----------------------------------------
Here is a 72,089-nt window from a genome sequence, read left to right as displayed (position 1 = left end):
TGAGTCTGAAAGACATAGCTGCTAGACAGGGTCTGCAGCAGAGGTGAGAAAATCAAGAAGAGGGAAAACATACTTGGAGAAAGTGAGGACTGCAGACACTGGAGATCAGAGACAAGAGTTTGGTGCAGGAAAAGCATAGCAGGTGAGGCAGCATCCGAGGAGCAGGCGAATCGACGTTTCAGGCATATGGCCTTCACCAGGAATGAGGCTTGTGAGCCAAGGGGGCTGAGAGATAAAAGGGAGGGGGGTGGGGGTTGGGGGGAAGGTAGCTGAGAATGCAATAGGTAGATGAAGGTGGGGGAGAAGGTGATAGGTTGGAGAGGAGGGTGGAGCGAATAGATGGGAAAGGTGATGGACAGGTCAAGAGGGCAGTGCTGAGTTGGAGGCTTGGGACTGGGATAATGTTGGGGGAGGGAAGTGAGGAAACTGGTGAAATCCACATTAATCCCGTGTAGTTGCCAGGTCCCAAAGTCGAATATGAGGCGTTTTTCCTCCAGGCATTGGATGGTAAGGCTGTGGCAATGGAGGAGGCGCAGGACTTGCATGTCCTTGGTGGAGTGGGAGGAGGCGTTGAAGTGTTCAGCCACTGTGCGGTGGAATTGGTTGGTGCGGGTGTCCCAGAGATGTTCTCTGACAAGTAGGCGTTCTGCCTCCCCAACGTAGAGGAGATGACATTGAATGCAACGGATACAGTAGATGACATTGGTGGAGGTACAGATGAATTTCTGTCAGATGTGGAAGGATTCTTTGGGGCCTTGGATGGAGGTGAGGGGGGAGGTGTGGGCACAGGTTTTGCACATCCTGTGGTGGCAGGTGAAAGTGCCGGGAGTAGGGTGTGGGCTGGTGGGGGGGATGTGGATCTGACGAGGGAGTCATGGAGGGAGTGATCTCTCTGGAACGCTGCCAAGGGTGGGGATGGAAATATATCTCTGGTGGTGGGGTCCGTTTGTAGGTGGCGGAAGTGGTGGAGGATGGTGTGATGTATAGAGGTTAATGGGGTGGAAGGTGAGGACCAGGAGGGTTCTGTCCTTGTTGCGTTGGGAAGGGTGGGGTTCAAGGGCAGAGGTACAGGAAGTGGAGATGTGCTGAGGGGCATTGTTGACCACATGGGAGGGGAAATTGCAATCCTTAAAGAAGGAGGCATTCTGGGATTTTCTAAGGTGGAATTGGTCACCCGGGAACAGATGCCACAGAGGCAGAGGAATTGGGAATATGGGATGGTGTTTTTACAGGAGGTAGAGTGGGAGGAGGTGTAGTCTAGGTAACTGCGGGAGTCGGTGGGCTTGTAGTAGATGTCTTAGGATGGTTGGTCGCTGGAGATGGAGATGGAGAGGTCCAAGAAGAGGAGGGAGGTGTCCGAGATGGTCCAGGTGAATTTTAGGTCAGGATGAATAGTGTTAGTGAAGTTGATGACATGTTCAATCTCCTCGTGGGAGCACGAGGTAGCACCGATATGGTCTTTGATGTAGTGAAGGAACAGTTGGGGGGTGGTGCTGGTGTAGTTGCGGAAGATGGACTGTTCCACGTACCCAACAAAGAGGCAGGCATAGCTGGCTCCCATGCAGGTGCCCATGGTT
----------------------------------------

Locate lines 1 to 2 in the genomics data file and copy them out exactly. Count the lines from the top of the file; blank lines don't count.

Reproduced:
Here is a 72,089-nt window from a genome sequence, read left to right as displayed (position 1 = left end):
TGAGTCTGAAAGACATAGCTGCTAGACAGGGTCTGCAGCAGAGGTGAGAAAATCAAGAAGAGGGAAAACATACTTGGAGAAAGTGAGGACTGCAGACACTGGAGATCAGAGACAAGAGTTTGGTGCAGGAAAAGCATAGCAGGTGAGGCAGCATCCGAGGAGCAGGCGAATCGACGTTTCAGGCATATGGCCTTCACCAGGAATGAGGCTTGTGAGCCAAGGGGGCTGAGAGATAAAAGGGAGGGGGGTGGGGGTTGGGGGGAAGGTAGCTGAGAATGCAATAGGTAGATGAAGGTGGGGGAGAAGGTGATAGGTTGGAGAGGAGGGTGGAGCGAATAGATGGGAAAGGTGATGGACAGGTCAAGAGGGCAGTGCTGAGTTGGAGGCTTGGGACTGGGATAATGTTGGGGGAGGGAAGTGAGGAAACTGGTGAAATCCACATTAATCCCGTGTAGTTGCCAGGTCCCAAAGTCGAATATGAGGCGTTTTTCCTCCAGGCATTGGATGGTAAGGCTGTGGCAATGGAGGAGGCGCAGGACTTGCATGTCCTTGGTGGAGTGGGAGGAGGCGTTGAAGTGTTCAGCCACTGTGCGGTGGAATTGGTTGGTGCGGGTGTCCCAGAGATGTTCTCTGACAAGTAGGCGTTCTGCCTCCCCAACGTAGAGGAGATGACATTGAATGCAACGGATACAGTAGATGACATTGGTGGAGGTACAGATGAATTTCTGTCAGATGTGGAAGGATTCTTTGGGGCCTTGGATGGAGGTGAGGGGGGAGGTGTGGGCACAGGTTTTGCACATCCTGTGGTGGCAGGTGAAAGTGCCGGGAGTAGGGTGTGGGCTGGTGGGGGGGATGTGGATCTGACGAGGGAGTCATGGAGGGAGTGATCTCTCTGGAACGCTGCCAAGGGTGGGGATGGAAATATATCTCTGGTGGTGGGGTCCGTTTGTAGGTGGCGGAAGTGGTGGAGGATGGTGTGATGTATAGAGGTTAATGGGGTGGAAGGTGAGGACCAGGAGGGTTCTGTCCTTGTTGCGTTGGGAAGGGTGGGGTTCAAGGGCAGAGGTACAGGAAGTGGAGATGTGCTGAGGGGCATTGTTGACCACATGGGAGGGGAAATTGCAATCCTTAAAGAAGGAGGCATTCTGGGATTTTCTAAGGTGGAATTGGTCACCCGGGAACAGATGCCACAGAGGCAGAGGAATTGGGAATATGGGATGGTGTTTTTACAGGAGGTAGAGTGGGAGGAGGTGTAGTCTAGGTAACTGCGGGAGTCGGTGGGCTTGTAGTAGATGTCTTAGGATGGTTGGTCGCTGGAGATGGAGATGGAGAGGTCCAAGAAGAGGAGGGAGGTGTCCGAGATGGTCCAGGTGAATTTTAGGTCAGGATGAATAGTGTTAGTGAAGTTGATGACATGTTCAATCTCCTCGTGGGAGCACGAGGTAGCACCGATATGGTCTTTGATGTAGTGAAGGAACAGTTGGGGGGTGGTGCTGGTGTAGTTGCGGAAGATGGACTGTTCCACGTACCCAACAAAGAGGCAGGCATAGCTGGCTCCCATGCAGGTGCCCATGGTT